An authentic SASE solution will enable people to instantiate a point of presence and connect securely into the cloud directly from the edge, wherever that edge may be. This is going to be increasingly critical with the introduction of more and more sophisticated IoT devices (e.g. self-driving cars). These devices will demand low-latency cloud connections from wherever they are on the planet, and only a true SASE solution can offer that expanded geographical footprint.

Agent-Based Capability

Many cloud service vendors continue to focus on their enterprise customers as being based in a specific location or geographical region.

As centralized, hyperscale and elastic compute resources become detached from individual sites, it should become possible to replace site-based access and control with a more agent-based approach.

Given the correct access permissions and credentials, there should be little difference between what a site-based employee and a remotely deployed mobile employee can achieve. The definition of an agent can also expand beyond human workers. For example, an agent might include an AI-enabled device or a robot which needs to log onto the business network to download updates or access data.

Security and networking products and services which limit the points of presence through which an agent can access the network – or which rely on delivering physical boxes to premises – are not going to be suitable for meeting the needs of a globally distributed company with a mobile, AI-enhanced workforce.

Solving the IP Address Conundrum

We’ve already established that the company data center is no longer the center of network architecture and the use of IP addresses to identify, locate and secure systems, as most of us realize by now, is not ideal. A viable SASE solution will use an alternative means of securing system access, one more closely tied to individual agents.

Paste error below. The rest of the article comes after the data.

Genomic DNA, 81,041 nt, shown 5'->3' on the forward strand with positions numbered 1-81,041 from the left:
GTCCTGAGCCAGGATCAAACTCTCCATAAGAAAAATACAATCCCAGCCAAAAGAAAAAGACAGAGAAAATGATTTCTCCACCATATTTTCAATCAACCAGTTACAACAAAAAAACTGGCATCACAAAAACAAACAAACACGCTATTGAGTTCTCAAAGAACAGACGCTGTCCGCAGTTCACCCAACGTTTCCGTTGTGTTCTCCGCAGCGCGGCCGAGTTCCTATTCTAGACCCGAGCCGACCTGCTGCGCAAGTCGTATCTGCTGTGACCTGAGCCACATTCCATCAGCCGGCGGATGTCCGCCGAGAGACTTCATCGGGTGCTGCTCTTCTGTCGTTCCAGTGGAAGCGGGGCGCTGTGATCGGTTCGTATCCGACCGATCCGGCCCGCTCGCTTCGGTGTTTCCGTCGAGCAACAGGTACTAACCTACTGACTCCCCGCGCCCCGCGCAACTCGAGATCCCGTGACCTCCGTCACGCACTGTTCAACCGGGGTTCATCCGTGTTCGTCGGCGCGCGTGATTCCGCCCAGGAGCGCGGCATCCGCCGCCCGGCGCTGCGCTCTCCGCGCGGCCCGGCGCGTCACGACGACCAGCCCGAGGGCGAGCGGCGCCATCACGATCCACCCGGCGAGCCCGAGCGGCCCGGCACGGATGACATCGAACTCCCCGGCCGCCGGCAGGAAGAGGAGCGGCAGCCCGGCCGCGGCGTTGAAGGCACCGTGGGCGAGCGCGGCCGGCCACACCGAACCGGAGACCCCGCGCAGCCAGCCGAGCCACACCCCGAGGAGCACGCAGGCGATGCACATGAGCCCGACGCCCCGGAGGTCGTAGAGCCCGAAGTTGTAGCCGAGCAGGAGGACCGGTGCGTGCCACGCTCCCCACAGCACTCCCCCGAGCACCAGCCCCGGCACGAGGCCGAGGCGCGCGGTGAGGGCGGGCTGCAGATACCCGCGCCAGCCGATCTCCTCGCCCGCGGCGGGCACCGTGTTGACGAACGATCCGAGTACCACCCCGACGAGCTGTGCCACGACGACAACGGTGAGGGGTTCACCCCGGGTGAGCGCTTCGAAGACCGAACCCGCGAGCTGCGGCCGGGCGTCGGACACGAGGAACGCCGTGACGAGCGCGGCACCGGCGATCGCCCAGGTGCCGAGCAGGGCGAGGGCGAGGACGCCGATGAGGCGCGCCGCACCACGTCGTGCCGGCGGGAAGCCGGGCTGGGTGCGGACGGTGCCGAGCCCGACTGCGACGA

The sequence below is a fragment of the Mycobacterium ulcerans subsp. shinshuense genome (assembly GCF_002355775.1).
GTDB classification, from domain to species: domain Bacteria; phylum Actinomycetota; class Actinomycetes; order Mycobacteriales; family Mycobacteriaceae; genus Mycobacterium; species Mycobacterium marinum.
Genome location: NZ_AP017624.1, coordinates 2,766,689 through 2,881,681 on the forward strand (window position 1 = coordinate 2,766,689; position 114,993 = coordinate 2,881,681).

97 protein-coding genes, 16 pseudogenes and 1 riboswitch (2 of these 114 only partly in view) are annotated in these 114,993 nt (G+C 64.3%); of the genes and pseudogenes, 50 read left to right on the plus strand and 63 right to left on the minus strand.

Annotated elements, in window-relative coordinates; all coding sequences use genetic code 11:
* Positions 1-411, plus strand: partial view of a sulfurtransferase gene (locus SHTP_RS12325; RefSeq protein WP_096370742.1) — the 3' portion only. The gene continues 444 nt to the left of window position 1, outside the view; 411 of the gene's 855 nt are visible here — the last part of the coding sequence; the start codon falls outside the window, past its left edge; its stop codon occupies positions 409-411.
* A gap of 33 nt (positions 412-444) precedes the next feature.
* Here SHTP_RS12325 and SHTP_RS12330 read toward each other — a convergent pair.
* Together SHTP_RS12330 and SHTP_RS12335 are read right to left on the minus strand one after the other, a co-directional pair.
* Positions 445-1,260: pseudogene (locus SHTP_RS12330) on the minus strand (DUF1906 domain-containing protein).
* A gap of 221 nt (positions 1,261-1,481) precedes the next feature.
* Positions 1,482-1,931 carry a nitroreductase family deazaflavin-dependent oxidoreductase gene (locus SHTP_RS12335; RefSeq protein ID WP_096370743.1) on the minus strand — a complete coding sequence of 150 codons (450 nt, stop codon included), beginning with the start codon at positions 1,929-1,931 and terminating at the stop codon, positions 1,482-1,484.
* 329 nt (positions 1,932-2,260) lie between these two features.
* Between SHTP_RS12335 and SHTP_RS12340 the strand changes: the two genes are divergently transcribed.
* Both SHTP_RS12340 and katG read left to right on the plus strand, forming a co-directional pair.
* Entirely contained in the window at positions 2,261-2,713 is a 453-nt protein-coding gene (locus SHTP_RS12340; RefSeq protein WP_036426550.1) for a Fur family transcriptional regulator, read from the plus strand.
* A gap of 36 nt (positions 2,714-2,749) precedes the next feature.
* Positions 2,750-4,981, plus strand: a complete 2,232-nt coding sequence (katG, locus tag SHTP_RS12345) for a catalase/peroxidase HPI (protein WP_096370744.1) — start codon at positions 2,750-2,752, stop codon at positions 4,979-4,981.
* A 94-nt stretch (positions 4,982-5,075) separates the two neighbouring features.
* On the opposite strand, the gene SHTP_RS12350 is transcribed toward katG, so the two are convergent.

One option is to configure an access system based on user identity and real-time local system state. This would be tied to company policy and opens the way to setting up customized security solutions with users experiencing a different access process depending on their location and the device they are using. Access would be centrally managed and user behavior data could be fed into sophisticated correlation engines as part of a joined-up security and IAM system.

This brings us back full-circle to the first fundamental quality of a genuine SASE deployment: the convergence of network and security functions in a single, cloud-based service.

Why a Vendor-Neutral Consultancy is a Must

You may not have heard of SASE before today but, now that you have, make sure the term is on your radar because it’s about to become a new industry buzzword.

Just like SD-WAN before it, vendors from all compute backgrounds are going to be offering SASE products and services. Some will take advantage of the lack of regulation and standardization to stretch the definition of their offering to fit the SASE model.

Don’t let them off the hook that easily! When a vendor is pitching SASE to you, be sure to test their proposed solution against the four fundamentals above. Is network optimization and security converged? Can you access the service from anywhere? Can everything be managed, updated and configured centrally? How will access be controlled?

Even if you’re able to answer all the questions above with regards to a proposed SASE solution, there are still plenty of ways in which a vendor can take advantage of your business. That’s why companies like Shamrock Consulting Group exist. We are 100% vendor-neutral but also well-connected with the top providers for SD-WAN, cloud connectivity, network security and, yes, SASE.

Our expert team will work with you to evaluate your network, analyze your SASE options, and help you make the best decision for your business based on your internal strategy, budget and network performance requirements. Plus, all our consultations and many of our services are completely free!

Paul Cooney

Paul Cooney

Paul Cooney is the Founder and President of Shamrock Consulting Group with over two decades of experience in the telecom industry. After finding early success selling fixed wireless for Teligent, Inc. in the late 90’s and early 2000’s, he took over AT&T struggling Los Angeles sales team and turned them into one of the best teams in the country within 6 months. In 2008, Paul left AT&T to start Shamrock, which he has grown into an award-winning industry leader capable of selling any product from any provider at the guaranteed best price.